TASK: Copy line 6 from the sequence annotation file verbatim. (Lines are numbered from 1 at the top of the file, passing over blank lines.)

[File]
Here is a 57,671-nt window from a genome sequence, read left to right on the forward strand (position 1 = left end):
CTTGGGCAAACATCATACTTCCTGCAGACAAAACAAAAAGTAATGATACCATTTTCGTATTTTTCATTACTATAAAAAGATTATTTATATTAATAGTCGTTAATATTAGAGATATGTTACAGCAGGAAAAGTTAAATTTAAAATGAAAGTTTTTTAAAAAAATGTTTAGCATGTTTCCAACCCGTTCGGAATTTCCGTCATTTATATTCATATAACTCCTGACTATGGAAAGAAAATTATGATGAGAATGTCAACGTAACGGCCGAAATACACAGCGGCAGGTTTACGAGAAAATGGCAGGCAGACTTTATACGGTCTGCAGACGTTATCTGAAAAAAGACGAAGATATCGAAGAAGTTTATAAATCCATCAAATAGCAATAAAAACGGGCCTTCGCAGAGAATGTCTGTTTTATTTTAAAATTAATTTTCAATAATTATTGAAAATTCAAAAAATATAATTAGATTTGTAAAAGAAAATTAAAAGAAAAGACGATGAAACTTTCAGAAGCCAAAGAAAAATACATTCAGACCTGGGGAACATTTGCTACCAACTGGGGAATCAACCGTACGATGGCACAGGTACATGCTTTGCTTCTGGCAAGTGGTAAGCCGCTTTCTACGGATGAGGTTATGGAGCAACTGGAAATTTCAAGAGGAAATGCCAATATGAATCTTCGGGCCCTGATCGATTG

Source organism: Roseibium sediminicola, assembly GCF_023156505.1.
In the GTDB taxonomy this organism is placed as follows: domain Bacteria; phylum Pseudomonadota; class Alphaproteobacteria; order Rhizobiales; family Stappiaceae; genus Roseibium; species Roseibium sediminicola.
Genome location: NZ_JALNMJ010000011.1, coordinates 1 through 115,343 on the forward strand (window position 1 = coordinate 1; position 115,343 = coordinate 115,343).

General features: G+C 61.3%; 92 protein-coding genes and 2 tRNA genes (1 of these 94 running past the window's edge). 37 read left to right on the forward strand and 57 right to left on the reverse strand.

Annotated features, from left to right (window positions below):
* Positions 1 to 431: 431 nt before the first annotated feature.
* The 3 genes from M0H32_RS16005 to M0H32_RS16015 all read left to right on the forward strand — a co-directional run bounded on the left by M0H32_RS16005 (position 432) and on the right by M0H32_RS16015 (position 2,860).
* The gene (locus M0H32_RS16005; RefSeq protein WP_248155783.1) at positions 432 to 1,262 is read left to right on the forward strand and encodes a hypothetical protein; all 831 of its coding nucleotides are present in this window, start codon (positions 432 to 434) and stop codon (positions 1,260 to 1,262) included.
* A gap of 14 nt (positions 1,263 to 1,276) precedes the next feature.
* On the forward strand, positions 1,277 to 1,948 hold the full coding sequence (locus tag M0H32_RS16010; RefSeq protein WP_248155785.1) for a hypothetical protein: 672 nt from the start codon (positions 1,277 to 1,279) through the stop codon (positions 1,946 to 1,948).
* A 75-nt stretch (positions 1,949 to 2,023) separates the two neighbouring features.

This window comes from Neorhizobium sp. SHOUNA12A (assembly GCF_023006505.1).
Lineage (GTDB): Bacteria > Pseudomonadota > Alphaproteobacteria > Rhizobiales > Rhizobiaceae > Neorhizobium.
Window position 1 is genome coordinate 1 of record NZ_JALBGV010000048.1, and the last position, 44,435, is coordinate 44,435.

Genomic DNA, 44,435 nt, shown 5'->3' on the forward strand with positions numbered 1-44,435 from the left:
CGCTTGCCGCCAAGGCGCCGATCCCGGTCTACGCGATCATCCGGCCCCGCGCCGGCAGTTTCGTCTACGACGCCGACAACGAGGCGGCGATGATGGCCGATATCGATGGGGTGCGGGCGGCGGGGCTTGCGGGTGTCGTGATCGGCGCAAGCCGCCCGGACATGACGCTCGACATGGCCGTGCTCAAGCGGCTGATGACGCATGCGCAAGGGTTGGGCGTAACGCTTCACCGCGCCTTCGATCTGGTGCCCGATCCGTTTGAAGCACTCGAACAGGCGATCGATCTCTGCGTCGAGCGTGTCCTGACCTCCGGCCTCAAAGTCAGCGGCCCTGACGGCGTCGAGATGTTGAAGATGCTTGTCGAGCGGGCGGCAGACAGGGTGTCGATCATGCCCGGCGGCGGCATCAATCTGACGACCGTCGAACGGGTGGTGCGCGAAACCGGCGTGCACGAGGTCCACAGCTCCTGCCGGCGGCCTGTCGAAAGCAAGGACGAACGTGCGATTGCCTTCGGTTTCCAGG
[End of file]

General features: G+C 61.3%; 92 protein-coding genes and 2 tRNA genes (1 of these 94 running past the window's edge). 37 read left to right on the forward strand and 57 right to left on the reverse strand.